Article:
Australians in Vietnam

Discussion in 'Military History and Militaria' started by beagleboy, Sep 4, 2012.

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  1. Came by this video via another recommendation from a mate. I kinda remember this from when I was a wee laddie on the tele. A rather contemporary view at the time, and I reckon a good film. Enjoy:

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  2. I would recommend a book called "Tiger Men" written by a friend of mine who is now living in Bangkok. See: Barry Petersen is a Vietnam War hero with a difference.

    Barry is a true gentleman and has help me and many others to set up companies here in Thailand. His health is now failing, but his spirit is as tough as ever.
  3. Sorry to hear Barry is crook, I agree he's a good bloke.
  4. AlienFTM

    AlienFTM LE Book Reviewer

    On Kindle, between review books for Arrse and life in general, I am currently reading Crossfire: The Australian Reconnaissance Unit in Vietnam, presumably the same people.

    A good read.
  5. -

    Not quite.

    Haran's book Crossfire deals with the 1st Australian Task Force (1ATF) reconnaisance unit. 1 ATF was established in Phuoc Tuy province in 1966.

    The film clip relates to the prior Australian deployment of 1RAR who were filling in as the third battalion of US 173rd Airborne at Bien Hoa in 1965 prior to the establishment of the "do it our own way" Task force in "our" province - Phouc Tuy. Big difference.

    Barry Petersen served with AATTV even earlier (late 63-early 65 from memory) on a CIA project in the Central Highlands. Big, big difference.

    The Australian experience in Vietnam depended on time and place. That '65 Bien Hoa 1RAR film clip BB posted would be almost unrecognisable to a '71 Phouc Tuy 2RAR digger in 1971. (By which time Petersen was 2nd touring as a 2RAR Company Commander, with some distinction I might add)

    Time and place are critical to understanding the Australian experience in Vietnam. Petersen's two tours were as vastly different as it was possible to get.

    Hope that helps.

  6. Thanks for the film clip. Wish we had a quarter the number of choppers, shown at the end of the film, in Borneo!

    Several guys from my regiment left after our Borneo tour and joined the Australian Army a couple received gallantry awards in Vietnam.
  7. Those are US choppers. At that stage the Aussies only had 161 Recce Flight AAAvn with Siouxs, never more than about 8-10 aircraft. Later when 1 ATF was established 9 Sqn RAAF with Hueys was deployed, eventually 16 aircraft at maximum strength. So the Aussies were always dependent on US helicopters to an extent.

    9 Squadron RAAF | Australian War Memorial
  8. One of the main impacts it made on me, and backed up by chats I've had with Barry over the past 10 years or so, was how well he adjusted from one role to the other. He was a young Captain working alone with a Warrant Officer, the two of them leading a private army of over 1000 indigenous tribesmen resistance fighters with bag of cash and his wits, then having to leave under threat of death from "his own side" (the CIA) because he refused to get involved with the Pheonix assassination programme. Then he was a Company Commander fitting in with the more conventional doctrines and tactics in use at the time. Chalk and Cheese, but he was able to adjust.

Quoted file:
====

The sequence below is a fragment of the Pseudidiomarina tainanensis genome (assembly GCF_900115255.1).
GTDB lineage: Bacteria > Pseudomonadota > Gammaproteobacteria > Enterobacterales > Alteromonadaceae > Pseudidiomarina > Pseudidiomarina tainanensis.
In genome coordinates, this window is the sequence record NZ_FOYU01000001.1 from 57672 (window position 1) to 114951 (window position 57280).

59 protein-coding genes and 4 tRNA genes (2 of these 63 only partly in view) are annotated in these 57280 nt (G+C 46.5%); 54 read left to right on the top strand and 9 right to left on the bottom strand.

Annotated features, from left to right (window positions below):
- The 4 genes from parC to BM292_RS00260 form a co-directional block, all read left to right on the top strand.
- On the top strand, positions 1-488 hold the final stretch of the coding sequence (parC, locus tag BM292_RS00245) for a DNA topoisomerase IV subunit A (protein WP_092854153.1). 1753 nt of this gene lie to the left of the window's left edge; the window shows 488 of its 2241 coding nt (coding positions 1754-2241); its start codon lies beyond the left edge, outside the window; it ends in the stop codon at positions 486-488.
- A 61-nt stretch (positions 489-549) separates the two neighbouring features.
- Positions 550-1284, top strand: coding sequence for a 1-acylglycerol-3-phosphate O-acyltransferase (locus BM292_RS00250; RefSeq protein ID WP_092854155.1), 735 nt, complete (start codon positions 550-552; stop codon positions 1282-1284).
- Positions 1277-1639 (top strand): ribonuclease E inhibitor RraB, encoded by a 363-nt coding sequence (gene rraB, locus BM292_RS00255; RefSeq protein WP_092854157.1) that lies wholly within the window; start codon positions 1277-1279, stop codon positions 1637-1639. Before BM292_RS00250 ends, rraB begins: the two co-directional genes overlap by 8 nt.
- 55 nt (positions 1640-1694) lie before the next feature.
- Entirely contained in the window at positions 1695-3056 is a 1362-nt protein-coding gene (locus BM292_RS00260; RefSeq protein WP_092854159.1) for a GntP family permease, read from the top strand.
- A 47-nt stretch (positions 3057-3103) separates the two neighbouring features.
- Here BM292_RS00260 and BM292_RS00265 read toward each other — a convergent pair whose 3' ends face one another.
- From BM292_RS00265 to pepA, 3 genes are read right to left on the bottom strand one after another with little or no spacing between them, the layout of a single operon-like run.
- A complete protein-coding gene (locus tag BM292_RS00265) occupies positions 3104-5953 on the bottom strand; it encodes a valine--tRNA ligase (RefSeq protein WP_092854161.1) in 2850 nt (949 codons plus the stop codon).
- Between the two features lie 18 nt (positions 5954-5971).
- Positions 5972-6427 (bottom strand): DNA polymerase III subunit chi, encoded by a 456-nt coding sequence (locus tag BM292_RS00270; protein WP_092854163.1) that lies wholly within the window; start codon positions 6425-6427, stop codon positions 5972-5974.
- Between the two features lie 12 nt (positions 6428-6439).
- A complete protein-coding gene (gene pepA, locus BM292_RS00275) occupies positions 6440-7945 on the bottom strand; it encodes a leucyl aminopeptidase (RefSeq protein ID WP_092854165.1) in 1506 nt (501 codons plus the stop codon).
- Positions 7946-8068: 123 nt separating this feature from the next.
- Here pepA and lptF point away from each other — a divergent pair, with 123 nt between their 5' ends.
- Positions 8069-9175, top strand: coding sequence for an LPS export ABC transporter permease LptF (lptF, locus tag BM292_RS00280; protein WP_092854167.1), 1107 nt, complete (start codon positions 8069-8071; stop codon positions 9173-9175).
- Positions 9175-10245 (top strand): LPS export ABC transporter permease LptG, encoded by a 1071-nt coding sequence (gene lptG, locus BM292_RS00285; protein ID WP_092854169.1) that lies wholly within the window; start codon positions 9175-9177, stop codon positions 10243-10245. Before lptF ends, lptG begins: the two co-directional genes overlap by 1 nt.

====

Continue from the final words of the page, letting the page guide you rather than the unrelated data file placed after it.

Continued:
9. Thai_exile, what's the most number of tours for an Aussie in Vietnam?
  10. Sorry, I have no idea. I am a Brit, so I am not party to the folklore.
  11. Now that the dust has settled and there has been time for a more generous reappraisal of Australian involvement in Vietnam several well-regarded books on the subject have been published on top of the more historical record volumes published by the government.

    One of the most fascinating books for me is "The Team" which concerns the AATTV in Vietnam which is, I believe, still the most decorated unit in Australian Army history. Capt. Petersen was a member of that team and his exploits are well reviewed. The whole book is worth reading if you can find a copy as it is out of print.
  12. Thanks, BaronBoy. I'll start looking. Maybe Barry has a copy that I can borrow.
  13. Just as a matter of interest, during 2001 /2001 I cleared a gas pipeline route from Long Hai beach in Vung Tau Baria province, to the new power stations site at Phu My, through what had been an Aussie area.

    The pipeline comes ashore across the sand dunes at Long Hai, which were mined and booby trapped, then ran alongside what looked like it had once been a CQBR facility several hundred metres long.

    The area is overlooked by the Dingh mountains, which VC occupied and who must have been able to watch the Aussies training. The foothills to the mountains are lousy with UXO to this day and bomb craters can still be seen in some places between the pipeline and the mountains.

    There must have been some fierce fighting at some stage in that area as we dealt with almost 200 items of ordnance within a pipeline right of way 25 metres wide and 39 km long - which had been cleared twice before by local clearance teams. The finds included a 250lb WP bomb and many 155's some of which had been fired unfuzed and still with the transit plugs in situ - I guess these must have been fired by SVN troops from Vung Tau - along the main route to Saigon.

    Anyway it was a fascinating experience.
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  14. ^. Sounds like it kept you bloody busy there.
  15. still a lot of aussies in Vungtau,on the coast road north ,our vietnamese baker does all his expat shopping deliveries in a recycled aussie army ambulance, using the stretchers as shelves!! he makes great meat and potato pies